Stories can be simple at heart but layered in presentation. Wind River is a great example of that, presenting a fairly standard story wrapped in layers of complexity in a mystery that is less about the mystery itself than the nuances of its characters, and the challenges of its setting. Writer-director Taylor Sheridan has already proved to be an exceptionally talented writer having penned the likes of Sicario and Hell or High Water, and he once more writes an intelligent script here. This, together with excellent direction that makes him seem vastly experienced despite the fact that this is his debut means that Wind River is one of the films of the year, without a doubt.
Set in freezing central Wyoming in the Wind River Indian Reservation, the story is on the surface a simple murder mystery, except it’s also nothing but. The setting is almost another character, dominating every scene that’s out in the open, and permeating in to the few scenes that are set indoors as well. That chill of the landscape is almost omnipotent and weighs heavily on everyone. “Just the snow. And the silence. That’s all” remarks a character in describing the area, and they are very right. It feeds in to the characters as well. Jeremy Renner, in arguably a career best performance, plays US Fish and Wildlife Service agent Cory Lambert, a gruff, reserved Cowboy type who excels at his job and finds the body of a young woman while tracking mountain lions. Despite that gruff exterior, he is also dealing with some demons that serve to enhance later aspects of the story, something that Renner could easily overplay but he doesn’t at all, conveying emotion through facial twitches in an understated and very effective way. He is partnered by Elizabeth Olsen, who is also brilliant as FBI agent Jane Banner, flown in from Las Vegas by the Bureau to investigate the possible homicide. She is well out of her comfort zone in this frigid, faraway part of America, and is reliant on her resolve and determination to overcome the obstacles the landscape provides.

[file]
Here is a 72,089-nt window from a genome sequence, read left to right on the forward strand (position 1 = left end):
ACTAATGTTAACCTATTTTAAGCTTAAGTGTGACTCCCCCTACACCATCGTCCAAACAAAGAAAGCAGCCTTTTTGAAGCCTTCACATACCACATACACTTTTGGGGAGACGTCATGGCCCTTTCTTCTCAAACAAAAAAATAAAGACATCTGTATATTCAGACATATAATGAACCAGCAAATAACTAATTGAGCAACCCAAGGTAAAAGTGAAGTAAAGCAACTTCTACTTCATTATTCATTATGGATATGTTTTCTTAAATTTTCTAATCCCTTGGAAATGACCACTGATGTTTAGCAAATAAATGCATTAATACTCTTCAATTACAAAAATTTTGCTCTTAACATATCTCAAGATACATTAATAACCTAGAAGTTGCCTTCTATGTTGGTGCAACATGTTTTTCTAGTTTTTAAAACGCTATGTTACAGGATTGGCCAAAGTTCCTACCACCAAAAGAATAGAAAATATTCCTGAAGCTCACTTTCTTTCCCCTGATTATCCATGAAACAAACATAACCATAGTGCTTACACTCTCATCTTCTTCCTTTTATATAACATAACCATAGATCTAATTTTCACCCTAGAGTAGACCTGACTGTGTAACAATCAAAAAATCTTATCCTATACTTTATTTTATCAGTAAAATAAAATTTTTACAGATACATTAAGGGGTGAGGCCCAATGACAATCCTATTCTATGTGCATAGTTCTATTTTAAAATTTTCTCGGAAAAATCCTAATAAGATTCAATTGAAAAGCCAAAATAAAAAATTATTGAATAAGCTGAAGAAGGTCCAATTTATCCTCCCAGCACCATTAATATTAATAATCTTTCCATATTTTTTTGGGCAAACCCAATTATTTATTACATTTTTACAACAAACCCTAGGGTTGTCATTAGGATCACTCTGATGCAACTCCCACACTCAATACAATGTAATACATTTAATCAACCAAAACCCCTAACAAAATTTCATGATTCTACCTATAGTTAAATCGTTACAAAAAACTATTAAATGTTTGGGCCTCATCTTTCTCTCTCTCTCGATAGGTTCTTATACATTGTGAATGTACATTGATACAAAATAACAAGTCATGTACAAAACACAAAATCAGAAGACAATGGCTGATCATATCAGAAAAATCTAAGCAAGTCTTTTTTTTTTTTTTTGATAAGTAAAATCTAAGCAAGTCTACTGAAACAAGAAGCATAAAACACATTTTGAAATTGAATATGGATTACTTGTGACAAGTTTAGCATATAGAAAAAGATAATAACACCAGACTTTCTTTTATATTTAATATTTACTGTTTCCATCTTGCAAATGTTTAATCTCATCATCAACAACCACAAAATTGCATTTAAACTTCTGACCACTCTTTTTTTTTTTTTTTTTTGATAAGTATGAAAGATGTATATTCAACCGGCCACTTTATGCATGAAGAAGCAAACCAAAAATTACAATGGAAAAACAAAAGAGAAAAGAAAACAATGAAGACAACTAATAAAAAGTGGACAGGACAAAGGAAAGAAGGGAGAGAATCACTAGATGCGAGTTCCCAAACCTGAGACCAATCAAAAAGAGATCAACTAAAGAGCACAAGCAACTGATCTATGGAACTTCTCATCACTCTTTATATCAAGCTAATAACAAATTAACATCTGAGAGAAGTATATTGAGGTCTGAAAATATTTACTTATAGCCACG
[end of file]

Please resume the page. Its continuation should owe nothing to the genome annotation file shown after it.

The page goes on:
As well as focusing on its main characters and their interactions and growing relationship, the film does a great job of highlighting the situation that the Native Americans face. They have only a hugely understaffed police force with which to investigate crimes like this, and are reliant on the FBI to help, even if jurisdiction laws get hazy on reservations. The Native American community displays a strong sense of togetherness, but they are also visibly affected by the harshness and futility of their surroundings. Gil Birmingham does a particularly excellent job of conveying this sense of hopelessness as the father of the deceased woman that Banner is investigating, delivering a performance broiling with anger, frustration and aching sadness that truly tugs at the heartstrings.
As a result of all these different aspects, this simple murder mystery becomes a deeply emotional, powerful experience, while also maintaining a sense of tension that bubbles under the surface throughout. Nick Cave & Warren Ellis’ excellent score definitely adds to that sense of atmosphere, their bleak and intricate score giving the landscape the respect it deserves and maintaining the tension whenever possible. All the elements come together to create a thoroughly satisfying whole, an intelligent crime drama that shows conviction and grips until the very end.
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